J.I: The fans! See what they’re like because the fans in the States are crazy. They bombard you, they show you love, and they’re not afraid to do that. So I want to see it in Europe, as far as the fan base. 

NES: And then, so you released a project in December of 2020, but this one is the longest, like twelve or thirteen songs. When did you really start working on this one? When you go into the studio, you work really quickly. It all comes together quickly for you. I’m sure you have more to come. When did you kind of start working on this project in particular? The one that came out in June. 

J.I.: Right after. Honestly, in between the project “Baby Don,” I was working on the last project, and I had so much music that I just continued recording. I didn’t stop. 

NES: Then you’ve been making music for so long. 

J.I.: Almost ten years. 

NES: Isn’t that crazy? And we didn’t cover it last time. What first inspired you to explore this? Obviously, you have inspirations from the nineties era that you loved, but when did you start realizing this was something you wanted to do? When did that spark start flying for you, when you were like, ‘wait I can do this’?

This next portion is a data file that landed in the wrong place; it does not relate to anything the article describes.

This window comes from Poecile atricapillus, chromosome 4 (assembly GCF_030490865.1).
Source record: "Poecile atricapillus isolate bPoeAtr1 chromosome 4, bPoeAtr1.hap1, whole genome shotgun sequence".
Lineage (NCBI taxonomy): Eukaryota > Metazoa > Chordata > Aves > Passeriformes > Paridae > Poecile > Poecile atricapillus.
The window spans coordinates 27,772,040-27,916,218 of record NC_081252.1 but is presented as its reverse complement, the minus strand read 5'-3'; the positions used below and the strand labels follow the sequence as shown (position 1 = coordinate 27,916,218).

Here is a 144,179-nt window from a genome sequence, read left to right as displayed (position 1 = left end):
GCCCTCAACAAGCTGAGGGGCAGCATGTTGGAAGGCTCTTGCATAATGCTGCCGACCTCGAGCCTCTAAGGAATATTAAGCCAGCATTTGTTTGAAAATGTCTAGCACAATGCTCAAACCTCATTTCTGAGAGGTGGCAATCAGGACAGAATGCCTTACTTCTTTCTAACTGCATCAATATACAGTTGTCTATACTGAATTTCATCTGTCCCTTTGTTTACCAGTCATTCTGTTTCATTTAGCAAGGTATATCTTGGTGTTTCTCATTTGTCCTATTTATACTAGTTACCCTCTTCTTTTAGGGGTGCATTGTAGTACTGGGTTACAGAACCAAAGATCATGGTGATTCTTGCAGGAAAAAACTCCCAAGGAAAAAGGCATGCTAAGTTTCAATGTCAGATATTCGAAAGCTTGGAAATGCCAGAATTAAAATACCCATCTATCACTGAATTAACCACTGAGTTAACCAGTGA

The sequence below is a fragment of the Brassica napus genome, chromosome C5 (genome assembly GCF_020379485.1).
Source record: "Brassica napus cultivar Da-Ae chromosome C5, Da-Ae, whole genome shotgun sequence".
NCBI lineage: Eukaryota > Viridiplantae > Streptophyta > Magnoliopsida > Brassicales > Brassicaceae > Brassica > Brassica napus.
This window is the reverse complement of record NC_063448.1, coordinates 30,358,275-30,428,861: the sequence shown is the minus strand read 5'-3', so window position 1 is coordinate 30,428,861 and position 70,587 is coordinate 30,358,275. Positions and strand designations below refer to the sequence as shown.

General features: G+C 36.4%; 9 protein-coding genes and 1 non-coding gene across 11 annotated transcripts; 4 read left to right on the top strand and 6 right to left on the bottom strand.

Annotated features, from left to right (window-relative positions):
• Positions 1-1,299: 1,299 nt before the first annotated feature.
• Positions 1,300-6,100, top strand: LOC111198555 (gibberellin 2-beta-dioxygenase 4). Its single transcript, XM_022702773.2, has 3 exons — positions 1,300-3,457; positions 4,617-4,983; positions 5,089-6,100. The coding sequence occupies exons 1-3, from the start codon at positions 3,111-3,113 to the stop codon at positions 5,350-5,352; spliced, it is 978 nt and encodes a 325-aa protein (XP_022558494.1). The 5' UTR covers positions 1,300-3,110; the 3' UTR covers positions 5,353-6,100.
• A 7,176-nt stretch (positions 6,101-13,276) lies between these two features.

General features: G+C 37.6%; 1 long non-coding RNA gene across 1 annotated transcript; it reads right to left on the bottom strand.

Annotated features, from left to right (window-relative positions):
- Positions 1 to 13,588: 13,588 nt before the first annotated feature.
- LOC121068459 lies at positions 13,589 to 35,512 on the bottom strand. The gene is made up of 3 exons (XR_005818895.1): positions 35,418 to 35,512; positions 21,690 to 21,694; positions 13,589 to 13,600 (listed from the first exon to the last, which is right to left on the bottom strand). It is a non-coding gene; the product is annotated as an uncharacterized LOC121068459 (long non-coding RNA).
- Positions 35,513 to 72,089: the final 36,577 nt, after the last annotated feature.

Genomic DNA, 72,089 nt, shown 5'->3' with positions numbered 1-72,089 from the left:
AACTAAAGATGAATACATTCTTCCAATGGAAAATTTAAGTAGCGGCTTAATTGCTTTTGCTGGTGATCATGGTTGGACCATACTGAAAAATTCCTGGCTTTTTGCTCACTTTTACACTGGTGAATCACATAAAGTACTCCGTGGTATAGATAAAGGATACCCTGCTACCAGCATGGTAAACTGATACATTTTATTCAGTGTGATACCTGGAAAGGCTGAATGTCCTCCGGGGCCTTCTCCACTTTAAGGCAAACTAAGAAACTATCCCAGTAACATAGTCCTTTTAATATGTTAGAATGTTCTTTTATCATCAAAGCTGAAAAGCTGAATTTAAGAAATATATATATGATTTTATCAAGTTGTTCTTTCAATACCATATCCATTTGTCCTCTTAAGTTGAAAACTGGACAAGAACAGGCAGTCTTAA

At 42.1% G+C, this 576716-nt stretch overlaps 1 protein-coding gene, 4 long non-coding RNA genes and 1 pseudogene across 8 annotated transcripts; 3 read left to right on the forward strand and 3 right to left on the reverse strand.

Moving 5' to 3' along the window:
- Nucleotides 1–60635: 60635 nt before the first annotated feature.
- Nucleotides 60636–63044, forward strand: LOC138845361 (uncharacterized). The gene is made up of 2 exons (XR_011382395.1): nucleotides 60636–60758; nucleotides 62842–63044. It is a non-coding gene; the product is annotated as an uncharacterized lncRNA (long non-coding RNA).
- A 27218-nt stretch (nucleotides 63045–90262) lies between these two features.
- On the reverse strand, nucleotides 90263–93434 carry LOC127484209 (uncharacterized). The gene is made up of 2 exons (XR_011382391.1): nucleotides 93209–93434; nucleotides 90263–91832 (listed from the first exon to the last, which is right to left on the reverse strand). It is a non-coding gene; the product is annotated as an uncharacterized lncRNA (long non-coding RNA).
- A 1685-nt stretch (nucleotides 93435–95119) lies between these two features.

J.I.: Realizing the impact you have on people that love you. That you can inspire a group of people. Not just one person. And that’s what I wanted to do. I wanted to inspire a group of people. When I drive to different cities, and I have fans bombard my fucking car and bang on the windows, that shit is an eye-opener for me. It goes to show me, Justin, you did what you wanted to do. You’re here. Keep going. Don’t look back. 

NES: And even though you’ve been writing music for ten years, do you feel like the songwriting process still changes? Do you think you’ve kind of gotten into a flow? Maybe being in isolation for that part of the time we were in, when it came to your writing, do you think that experience  affected it? You always work on your own. You do your own thing. 

J.I.: You know, it’s funny you said that because you were here, you witnessed it, the song I was just shooting. Does that sound like anything I’ve ever done before?

NES: No. 

J.I.: Exactly. I’m constantly trying to change my sound. Because music, that’s what it is. It’s constantly evolving. So if I don’t evolve with music, it’s going to forget about me. I’m J.I., the artist from Brooklyn, but my music is universal. And I’m working on proving that. I’m working on proving that. I don’t have every fan I should have, but eventually, I will. 

NES: And I know tonight is, I believe, sold out. 

J.I.: It’s very sold out.